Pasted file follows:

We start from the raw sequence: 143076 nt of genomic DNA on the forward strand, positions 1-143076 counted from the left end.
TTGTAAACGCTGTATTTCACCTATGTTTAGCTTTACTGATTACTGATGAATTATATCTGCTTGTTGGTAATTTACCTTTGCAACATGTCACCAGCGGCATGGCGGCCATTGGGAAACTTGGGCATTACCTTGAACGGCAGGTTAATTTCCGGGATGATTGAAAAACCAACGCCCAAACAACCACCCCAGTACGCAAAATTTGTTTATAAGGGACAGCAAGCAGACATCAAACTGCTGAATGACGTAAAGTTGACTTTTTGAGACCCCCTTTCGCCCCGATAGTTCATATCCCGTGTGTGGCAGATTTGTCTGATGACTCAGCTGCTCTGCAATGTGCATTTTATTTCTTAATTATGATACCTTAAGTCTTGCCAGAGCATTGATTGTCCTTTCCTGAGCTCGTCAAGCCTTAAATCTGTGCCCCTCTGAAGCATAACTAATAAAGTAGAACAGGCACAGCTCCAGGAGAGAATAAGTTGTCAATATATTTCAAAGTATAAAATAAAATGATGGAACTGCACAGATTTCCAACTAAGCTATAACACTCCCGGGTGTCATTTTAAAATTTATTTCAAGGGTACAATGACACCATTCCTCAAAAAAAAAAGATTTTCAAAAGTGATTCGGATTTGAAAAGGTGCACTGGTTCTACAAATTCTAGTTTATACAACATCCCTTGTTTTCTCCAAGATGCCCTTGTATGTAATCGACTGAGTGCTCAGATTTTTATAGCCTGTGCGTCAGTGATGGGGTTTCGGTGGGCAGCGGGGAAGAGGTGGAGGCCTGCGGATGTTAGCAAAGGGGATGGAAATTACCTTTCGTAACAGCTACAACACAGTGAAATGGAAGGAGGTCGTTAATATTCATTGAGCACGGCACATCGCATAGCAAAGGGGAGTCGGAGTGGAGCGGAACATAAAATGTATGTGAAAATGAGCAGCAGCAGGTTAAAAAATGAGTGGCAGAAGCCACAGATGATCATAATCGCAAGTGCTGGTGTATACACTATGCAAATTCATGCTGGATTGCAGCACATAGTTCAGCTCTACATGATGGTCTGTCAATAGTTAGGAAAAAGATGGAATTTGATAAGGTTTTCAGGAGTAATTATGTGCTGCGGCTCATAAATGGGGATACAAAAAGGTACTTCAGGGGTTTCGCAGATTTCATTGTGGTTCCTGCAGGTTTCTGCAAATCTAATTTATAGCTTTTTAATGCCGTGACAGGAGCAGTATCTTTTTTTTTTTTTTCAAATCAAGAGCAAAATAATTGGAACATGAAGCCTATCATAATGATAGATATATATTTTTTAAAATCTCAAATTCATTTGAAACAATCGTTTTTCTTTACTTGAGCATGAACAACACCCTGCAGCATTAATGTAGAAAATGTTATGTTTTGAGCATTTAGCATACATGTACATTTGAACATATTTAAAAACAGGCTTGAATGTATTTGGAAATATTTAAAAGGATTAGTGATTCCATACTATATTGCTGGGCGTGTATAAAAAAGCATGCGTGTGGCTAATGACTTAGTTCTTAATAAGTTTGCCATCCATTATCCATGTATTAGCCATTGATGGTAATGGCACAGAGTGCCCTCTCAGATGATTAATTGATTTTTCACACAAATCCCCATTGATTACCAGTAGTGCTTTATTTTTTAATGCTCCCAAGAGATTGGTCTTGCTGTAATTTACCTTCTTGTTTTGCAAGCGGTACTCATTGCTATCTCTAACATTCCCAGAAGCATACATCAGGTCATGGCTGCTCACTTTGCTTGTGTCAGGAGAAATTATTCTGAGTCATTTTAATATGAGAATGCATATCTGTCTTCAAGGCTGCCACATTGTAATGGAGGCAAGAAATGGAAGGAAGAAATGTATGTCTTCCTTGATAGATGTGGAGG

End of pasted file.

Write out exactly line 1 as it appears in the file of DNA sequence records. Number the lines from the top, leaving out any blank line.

We start from the raw sequence: 143076 nt of genomic DNA on the forward strand, positions 1-143076 counted from the left end.